A more considerable poet, Jean Renart, was writing a deal of verse about court life at the end of the twelfth and the beginning of the thirteenth century:8 he often found it convenient to use parlement to end a line. So he uses it several times for an imaginary diet of an Man. On these diets, which were held at irregular intervals throughout nearly the whole of the twelfth century, and ceased in , see A. Solmi, Le Diete imperial! Walberg , p. The word 'parliament' in any sense does not occur in any of Wace's written sources.
V, Langlois, La Vie en France au mayen age. In the former meeting, which has been primarily summoned to enable the emperor to obtain the approval of his barons to his marriage, the heroine of the tale demands justice of the emperor's seneschal:1 and in the other meeting the Romans assemble after the death of one emperor to choose another in the person of the hero. Servois: Soc.
Michelaut and Meyer: Soc. The Origins of Parliament 1 I 2 France, both perhaps by the same author and both written in French prose. The first of these writers gives the name of parliament to the meeting which was held at Bonmoulins in between Philip Augustus, Henry II and Richard. See Man. Idem vero Rex absentavit se et noluit ibi venire. Ill, He speaks of the parliament held by the barons at Corbeil in , a meeting which was certainly not held with any legal authority.
Coxe , III, Bouchet , pp. Histoire de Saint Louis ed. The Origins of Parliament I 1 'il tenoient leur parlement'. But he also speaks of parliaments which are undoubtedly judicial sessions of the king's court. And a parliament which is at the same time a court is one at which, originally at all events, there is discussion or debate, at which there is something like free speech and free speaking.
Such a court is of a very exceptional kind: and if it looks very much like a modern parliament, it looks rather unlike the ordinary court of law, modern or medieval, or such a parliament as is described for us in the Stilus Curie Parlamenti of Guillaume du Breuil, tlie parlement of Paris as it existed in the third decade of the fourteenth century.
There was much that was patriarchal about Saint Louis'justice: the descriptions that his contemporaries have given us leave no doubt of the intimacy of king and subject in his parliaments;4 and there is still intimacy, or at least informality, in the parliaments of Edward Is and, it is to be supposed, in the parliaments of Henry III, however much charged these parliaments may be with legal and administrative business. But already these parliaments have a long history behind them; the forces which were to change the parliaments of Louis IX and Henry III almost out of recognition had already been at work for many years.
This treatise was completed by May ; see Introduction, p. Wailly, p. So if. Delaborde , p. Parliamentary Writs, I, f. If perhaps justice was administered at these assemblies, it was, we may be sure, justice of a very exceptional kind. At first it was regarded as vulgar or at least inelegant, a bad substitute for colloquium,2 and therefore, however frequently poets or chroniclers might use the word, it is not to be expected in official documents'of the highest class until men had become accustomed to its use.
It will not, however, have been overlooked that writers about the year seem to have taken it as a matter of course that lords of every degree might hold parliaments — not only parleys but parliaments that were, in the formal sense, courts. And the earliest official documents which use the word with this meaning come from minor lordships. About the year William de Hauville confirmed to the abbey of St.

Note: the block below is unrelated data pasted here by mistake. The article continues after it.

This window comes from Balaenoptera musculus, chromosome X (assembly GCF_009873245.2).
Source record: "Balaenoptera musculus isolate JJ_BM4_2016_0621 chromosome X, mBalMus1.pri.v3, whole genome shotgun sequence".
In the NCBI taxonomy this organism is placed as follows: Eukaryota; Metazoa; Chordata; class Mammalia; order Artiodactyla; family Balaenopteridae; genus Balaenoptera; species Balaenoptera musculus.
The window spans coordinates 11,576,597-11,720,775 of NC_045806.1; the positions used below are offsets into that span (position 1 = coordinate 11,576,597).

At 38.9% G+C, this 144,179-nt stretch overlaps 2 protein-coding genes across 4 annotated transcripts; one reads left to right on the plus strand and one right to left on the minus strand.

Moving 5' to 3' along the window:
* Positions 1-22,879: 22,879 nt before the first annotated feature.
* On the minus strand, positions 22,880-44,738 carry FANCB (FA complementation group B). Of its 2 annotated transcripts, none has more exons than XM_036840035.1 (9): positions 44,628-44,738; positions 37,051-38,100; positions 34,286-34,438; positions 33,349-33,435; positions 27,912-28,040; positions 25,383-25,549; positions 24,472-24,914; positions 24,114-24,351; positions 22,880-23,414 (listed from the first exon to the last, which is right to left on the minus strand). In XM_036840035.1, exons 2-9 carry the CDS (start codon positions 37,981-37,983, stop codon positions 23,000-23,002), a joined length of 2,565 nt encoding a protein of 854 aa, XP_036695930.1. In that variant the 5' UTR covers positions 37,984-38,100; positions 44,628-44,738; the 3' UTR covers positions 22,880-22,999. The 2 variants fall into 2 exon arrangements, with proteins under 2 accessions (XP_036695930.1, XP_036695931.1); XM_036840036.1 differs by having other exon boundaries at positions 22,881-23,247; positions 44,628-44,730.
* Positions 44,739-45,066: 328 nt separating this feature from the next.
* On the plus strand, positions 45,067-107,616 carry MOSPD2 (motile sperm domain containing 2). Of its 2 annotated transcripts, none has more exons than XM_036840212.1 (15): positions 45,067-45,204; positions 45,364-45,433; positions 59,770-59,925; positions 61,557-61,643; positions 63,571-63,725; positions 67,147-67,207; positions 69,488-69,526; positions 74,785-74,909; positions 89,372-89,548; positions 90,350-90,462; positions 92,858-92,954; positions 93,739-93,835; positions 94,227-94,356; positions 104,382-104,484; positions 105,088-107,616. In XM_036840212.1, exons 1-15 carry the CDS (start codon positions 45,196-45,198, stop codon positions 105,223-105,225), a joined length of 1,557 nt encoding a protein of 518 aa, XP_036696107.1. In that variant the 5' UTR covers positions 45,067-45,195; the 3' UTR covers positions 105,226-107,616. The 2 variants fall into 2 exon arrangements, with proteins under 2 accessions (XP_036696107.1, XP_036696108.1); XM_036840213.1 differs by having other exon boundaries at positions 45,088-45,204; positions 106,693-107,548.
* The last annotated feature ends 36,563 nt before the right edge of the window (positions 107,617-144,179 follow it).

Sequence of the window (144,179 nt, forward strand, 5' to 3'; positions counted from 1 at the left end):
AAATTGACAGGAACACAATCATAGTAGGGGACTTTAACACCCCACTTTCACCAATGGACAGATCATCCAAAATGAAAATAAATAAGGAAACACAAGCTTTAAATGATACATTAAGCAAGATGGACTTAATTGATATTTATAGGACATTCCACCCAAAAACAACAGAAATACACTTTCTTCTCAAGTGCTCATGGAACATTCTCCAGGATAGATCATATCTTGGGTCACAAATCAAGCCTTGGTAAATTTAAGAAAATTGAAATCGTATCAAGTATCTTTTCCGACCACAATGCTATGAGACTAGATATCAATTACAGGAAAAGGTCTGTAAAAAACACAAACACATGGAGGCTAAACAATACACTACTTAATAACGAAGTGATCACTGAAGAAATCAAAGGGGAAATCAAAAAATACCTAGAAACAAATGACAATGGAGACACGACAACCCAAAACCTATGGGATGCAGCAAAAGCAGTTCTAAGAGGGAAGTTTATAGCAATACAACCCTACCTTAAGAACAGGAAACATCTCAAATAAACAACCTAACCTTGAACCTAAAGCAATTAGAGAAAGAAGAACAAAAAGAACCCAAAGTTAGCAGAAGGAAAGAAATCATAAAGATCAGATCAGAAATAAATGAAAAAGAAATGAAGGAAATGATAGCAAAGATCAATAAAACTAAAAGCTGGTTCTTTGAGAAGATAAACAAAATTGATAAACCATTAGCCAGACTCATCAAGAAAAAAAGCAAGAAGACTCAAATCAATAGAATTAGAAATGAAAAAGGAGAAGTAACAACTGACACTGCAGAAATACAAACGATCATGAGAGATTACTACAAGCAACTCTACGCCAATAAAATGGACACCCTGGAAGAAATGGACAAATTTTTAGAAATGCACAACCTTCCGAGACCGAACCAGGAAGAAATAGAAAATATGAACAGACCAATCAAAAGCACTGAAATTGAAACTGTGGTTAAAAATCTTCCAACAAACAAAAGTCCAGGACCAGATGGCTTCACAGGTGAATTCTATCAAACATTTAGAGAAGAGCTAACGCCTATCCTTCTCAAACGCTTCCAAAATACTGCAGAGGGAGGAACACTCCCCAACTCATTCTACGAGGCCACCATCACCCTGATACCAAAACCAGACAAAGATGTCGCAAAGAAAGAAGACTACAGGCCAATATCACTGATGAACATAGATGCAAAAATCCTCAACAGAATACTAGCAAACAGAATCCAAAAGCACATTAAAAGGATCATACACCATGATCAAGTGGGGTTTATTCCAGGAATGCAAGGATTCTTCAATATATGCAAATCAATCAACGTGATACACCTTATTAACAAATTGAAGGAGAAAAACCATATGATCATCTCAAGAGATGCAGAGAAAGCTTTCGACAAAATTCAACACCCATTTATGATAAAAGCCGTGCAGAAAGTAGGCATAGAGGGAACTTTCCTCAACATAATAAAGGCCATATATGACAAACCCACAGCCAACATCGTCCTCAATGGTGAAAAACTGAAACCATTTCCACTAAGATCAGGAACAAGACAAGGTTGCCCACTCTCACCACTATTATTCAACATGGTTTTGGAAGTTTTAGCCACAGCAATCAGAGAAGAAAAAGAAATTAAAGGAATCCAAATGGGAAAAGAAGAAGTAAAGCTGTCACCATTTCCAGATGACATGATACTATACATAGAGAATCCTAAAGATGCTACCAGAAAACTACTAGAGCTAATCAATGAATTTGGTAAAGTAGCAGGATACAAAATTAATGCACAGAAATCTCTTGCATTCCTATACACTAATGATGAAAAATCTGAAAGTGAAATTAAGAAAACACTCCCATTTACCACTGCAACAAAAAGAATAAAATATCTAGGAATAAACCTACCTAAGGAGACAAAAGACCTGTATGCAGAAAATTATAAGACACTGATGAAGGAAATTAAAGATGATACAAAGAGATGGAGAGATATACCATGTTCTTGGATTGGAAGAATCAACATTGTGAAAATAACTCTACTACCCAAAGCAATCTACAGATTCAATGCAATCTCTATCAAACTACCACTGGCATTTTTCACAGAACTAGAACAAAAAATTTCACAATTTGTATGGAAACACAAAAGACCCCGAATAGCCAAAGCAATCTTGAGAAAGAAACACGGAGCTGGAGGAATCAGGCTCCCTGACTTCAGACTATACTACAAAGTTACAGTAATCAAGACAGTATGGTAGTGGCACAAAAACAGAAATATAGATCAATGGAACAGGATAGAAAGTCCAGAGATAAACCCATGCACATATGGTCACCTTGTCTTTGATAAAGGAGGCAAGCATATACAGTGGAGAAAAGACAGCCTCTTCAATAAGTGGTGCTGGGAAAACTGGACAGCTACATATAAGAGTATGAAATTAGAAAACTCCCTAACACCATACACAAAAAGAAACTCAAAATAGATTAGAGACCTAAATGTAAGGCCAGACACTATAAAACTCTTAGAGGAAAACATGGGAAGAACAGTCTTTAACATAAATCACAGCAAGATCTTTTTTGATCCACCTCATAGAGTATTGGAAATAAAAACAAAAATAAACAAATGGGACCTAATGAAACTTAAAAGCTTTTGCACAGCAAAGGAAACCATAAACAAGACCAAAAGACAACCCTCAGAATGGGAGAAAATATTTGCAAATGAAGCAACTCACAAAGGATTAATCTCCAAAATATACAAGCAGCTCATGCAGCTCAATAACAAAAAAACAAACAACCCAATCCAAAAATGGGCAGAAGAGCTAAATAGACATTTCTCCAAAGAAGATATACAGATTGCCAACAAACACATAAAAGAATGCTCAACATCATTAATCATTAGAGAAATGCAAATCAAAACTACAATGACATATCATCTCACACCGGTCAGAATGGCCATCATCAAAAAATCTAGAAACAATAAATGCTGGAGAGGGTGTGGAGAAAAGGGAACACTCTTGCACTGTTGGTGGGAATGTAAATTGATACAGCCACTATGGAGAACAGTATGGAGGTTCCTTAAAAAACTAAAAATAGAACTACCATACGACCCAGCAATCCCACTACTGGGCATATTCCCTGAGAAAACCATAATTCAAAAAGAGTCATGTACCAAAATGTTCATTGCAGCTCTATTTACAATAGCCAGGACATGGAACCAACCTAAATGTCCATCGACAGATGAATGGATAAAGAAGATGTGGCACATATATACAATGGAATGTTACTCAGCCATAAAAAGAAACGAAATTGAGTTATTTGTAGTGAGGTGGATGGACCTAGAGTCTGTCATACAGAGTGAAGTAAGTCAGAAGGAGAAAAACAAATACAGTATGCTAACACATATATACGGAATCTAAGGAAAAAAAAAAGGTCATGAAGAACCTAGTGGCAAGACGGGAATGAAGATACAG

John at Colchester certain lands and their appurtenances: the boundaries were delimited by dikes and marks and these had been formally pointed out in a parliament held by the abbot and William.
This parliament looks like a court: there are prud'hommes, probi homines, present who are expressly mentioned. It may be the court of the abbot or a joint meeting of the abbot's court and William's; but the scribe had very little Latin and he is not very successful in conveying his meaning.
Stubbs, Constitutional History, I, if. For a case under John see p. Luchaire, Histoire des Institutions Monarchiques, I, The story of the wicked seneschal told by Jean Renart above, p. Note that here the word is equated with both consilium and concia.
Since William fitz Fule, 'vicecomes Essexe', is a witness, the charter must be dated 19 May The Origins of Parliament I granting a charter to his burgesses of Haverford, and in it he requires them to come in a body to his parliament or to his host whenever he or his bailiff shall hold the one or summon the other: the burgesses may leave behind only sufficient men to keep the town safely.
It seems that those coming to the one or the other had imposed upon the hospitality of the abbey; henceforth the abbey was to provide bed and board only according to the ancient customs and assizes as they had been observed in the time of the earl's 'ancestors. It was a meeting of the court of the county we cannot call it a county court and clearly a specially full meeting of the court at which the earl is likely to be present as well as other exalted persons.
At one such meeting the earl had ordered a local baron to be arrested on a charge of treason, and it is because of that quarrel, which came into the king's court, that we get some detailed knowledge of the earl's parliament. See also Cartae de Glamorgan, II, , Sedis, I, 35 No. This is dated 23 November For later documents see ibid. In it appears in accounts of royal officers in France.